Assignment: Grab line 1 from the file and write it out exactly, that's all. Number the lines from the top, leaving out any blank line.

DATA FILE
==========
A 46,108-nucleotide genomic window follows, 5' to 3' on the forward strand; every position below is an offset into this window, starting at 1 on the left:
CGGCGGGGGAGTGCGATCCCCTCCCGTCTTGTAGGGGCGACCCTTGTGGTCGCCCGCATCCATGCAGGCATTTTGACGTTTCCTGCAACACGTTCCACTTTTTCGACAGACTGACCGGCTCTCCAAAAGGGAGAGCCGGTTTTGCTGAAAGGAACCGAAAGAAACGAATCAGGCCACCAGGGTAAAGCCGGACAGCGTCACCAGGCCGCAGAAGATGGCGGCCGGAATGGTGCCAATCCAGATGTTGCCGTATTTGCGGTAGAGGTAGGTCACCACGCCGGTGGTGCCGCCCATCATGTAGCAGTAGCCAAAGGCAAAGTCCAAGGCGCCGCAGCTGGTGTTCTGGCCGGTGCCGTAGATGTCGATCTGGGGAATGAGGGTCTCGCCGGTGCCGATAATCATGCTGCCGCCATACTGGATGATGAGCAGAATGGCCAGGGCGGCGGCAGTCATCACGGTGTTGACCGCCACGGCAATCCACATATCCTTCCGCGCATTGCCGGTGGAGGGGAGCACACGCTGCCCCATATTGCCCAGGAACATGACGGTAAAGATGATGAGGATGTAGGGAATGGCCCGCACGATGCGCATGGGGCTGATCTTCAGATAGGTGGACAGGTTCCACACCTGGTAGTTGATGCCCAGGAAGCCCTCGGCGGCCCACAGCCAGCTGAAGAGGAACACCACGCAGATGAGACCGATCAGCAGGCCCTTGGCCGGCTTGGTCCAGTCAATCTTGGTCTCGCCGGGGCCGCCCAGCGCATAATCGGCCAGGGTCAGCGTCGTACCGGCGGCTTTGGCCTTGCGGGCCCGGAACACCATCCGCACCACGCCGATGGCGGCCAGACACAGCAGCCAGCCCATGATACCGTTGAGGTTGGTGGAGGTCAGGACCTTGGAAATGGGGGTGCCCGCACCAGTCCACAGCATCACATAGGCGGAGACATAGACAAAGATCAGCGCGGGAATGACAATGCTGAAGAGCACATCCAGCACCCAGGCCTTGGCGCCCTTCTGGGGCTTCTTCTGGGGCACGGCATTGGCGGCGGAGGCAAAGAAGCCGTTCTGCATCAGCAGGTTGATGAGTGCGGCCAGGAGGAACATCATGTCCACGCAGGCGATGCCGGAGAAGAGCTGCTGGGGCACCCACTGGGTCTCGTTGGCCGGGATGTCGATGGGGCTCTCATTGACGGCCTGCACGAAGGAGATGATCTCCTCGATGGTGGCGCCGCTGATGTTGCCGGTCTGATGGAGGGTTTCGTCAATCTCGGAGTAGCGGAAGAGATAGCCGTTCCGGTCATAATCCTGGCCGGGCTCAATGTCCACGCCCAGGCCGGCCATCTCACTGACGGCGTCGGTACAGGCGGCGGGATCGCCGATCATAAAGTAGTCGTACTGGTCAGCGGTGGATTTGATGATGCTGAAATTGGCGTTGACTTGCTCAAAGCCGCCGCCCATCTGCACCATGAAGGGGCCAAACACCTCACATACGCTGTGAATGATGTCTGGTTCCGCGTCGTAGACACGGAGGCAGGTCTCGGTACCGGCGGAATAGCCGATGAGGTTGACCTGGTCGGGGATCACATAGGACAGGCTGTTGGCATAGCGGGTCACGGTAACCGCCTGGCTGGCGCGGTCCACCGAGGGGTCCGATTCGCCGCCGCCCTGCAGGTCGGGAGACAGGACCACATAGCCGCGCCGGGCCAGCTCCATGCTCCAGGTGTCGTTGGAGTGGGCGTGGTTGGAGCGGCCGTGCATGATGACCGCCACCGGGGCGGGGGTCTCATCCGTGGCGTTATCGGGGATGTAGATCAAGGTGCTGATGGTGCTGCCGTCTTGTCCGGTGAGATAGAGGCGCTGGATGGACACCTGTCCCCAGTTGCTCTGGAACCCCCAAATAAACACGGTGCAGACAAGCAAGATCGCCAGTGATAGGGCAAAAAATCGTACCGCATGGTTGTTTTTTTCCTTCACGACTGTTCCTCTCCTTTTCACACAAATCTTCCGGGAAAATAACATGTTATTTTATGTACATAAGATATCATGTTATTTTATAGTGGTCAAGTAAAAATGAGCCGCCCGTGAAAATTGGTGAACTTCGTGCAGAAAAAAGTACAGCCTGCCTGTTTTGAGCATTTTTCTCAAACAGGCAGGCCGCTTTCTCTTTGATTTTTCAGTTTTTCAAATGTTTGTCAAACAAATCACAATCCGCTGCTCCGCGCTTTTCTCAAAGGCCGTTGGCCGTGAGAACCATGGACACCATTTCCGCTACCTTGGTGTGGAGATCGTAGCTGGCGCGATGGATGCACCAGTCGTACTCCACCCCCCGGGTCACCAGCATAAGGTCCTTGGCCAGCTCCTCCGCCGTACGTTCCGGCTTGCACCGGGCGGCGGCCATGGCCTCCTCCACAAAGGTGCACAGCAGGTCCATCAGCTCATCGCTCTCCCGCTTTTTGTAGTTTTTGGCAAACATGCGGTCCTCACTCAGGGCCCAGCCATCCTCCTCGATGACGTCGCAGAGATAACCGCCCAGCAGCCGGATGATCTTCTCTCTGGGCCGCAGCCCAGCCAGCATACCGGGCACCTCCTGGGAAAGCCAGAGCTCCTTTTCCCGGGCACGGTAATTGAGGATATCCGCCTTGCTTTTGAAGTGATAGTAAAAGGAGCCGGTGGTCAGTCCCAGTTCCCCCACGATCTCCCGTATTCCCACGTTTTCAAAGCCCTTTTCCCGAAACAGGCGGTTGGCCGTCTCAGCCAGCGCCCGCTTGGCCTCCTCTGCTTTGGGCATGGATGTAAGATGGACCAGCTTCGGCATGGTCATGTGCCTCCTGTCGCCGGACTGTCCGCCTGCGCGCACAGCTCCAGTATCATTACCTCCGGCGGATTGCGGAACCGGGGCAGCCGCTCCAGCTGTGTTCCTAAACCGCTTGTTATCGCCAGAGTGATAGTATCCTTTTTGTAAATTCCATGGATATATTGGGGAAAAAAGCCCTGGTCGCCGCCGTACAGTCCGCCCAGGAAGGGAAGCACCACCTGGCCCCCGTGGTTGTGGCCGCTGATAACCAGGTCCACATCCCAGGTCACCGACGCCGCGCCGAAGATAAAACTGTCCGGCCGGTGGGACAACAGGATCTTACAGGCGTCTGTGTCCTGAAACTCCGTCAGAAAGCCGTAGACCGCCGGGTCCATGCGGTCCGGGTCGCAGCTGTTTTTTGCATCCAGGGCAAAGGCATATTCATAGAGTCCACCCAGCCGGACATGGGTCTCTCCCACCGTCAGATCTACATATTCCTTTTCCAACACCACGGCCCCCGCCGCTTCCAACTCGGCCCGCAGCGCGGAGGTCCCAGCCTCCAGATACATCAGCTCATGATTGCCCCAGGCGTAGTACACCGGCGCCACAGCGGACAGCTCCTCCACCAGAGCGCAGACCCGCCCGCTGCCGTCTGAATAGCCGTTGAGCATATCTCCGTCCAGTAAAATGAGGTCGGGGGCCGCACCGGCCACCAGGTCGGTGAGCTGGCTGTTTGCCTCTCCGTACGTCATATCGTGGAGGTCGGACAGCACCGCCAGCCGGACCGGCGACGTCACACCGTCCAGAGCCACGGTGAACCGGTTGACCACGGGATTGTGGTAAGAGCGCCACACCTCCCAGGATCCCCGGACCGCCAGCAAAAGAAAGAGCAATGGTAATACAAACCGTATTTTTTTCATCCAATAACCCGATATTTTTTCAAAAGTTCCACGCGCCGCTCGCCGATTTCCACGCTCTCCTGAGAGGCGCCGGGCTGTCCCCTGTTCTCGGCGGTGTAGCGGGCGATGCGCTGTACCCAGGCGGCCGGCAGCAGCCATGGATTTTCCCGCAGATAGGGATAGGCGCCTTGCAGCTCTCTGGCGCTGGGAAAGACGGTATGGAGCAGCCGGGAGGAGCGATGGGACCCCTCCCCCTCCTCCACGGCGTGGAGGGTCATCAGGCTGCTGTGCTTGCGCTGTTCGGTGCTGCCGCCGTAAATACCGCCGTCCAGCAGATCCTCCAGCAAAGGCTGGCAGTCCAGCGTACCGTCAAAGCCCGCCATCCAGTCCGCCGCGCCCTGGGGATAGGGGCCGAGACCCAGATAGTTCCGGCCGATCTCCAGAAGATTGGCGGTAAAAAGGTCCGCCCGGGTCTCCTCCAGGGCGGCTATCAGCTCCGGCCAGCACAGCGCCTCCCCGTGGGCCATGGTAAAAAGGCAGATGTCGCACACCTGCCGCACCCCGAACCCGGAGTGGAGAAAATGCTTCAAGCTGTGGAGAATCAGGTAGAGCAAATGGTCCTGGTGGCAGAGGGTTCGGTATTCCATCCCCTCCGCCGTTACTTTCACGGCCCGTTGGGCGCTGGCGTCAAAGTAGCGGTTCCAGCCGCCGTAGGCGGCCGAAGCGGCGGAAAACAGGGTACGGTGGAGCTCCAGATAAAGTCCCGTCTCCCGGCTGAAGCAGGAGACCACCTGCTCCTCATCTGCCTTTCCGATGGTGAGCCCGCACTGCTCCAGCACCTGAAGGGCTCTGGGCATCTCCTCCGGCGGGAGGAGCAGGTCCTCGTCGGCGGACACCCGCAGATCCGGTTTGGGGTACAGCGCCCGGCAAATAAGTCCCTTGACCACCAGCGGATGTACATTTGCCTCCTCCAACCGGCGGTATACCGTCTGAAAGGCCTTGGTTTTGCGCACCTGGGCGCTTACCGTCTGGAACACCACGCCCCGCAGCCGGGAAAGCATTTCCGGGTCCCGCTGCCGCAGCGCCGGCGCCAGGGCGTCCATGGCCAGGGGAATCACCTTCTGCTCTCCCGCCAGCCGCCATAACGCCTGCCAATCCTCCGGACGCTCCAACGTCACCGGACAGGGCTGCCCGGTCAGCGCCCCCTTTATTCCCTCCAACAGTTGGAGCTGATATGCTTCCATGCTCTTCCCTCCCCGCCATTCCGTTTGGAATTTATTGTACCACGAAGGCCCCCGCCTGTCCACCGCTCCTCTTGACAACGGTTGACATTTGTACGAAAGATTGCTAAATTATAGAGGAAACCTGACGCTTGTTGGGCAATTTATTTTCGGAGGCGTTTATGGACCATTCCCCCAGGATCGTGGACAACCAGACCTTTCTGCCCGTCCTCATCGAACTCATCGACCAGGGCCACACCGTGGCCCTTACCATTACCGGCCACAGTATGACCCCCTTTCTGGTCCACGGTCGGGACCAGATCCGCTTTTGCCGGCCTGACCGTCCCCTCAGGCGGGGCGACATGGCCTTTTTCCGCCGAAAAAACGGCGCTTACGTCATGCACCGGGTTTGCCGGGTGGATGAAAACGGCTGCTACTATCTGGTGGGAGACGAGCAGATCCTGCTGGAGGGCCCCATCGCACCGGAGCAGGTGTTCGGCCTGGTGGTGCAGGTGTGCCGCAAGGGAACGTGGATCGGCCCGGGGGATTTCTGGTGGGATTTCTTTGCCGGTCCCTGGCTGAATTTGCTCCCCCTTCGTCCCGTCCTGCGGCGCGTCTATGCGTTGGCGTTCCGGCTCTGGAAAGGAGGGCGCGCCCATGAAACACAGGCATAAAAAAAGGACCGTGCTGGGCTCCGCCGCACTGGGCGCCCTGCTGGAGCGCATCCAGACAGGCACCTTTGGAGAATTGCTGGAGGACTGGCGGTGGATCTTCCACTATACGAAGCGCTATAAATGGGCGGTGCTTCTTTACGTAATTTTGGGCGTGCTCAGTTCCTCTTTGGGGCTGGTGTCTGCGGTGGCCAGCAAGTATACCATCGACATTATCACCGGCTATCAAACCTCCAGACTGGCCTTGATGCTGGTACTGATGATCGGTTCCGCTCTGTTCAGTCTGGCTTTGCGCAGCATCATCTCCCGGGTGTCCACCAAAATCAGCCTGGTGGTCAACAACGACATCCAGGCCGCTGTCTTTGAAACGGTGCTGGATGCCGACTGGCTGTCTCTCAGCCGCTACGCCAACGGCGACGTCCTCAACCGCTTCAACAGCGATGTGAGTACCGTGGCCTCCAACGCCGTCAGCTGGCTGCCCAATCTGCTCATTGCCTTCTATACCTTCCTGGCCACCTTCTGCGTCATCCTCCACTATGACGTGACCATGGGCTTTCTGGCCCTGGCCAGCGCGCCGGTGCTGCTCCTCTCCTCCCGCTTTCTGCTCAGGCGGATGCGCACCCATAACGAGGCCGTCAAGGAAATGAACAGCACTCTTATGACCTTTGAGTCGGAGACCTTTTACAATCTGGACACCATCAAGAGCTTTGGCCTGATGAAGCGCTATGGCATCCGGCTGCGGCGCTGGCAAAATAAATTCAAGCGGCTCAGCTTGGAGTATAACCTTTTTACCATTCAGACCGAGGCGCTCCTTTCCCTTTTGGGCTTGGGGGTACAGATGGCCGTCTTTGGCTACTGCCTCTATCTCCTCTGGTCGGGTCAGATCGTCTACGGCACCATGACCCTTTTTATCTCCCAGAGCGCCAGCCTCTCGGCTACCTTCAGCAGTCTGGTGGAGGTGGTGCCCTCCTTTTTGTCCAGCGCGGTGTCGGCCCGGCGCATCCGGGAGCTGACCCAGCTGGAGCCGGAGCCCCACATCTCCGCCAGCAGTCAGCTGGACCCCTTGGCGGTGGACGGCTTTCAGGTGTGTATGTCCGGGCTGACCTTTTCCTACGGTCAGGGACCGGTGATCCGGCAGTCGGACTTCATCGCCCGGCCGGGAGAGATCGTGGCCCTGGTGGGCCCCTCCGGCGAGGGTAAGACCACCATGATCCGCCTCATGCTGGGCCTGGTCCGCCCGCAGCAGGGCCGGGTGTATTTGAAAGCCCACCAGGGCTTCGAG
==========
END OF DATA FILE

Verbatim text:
A 46,108-nucleotide genomic window follows, 5' to 3' on the forward strand; every position below is an offset into this window, starting at 1 on the left: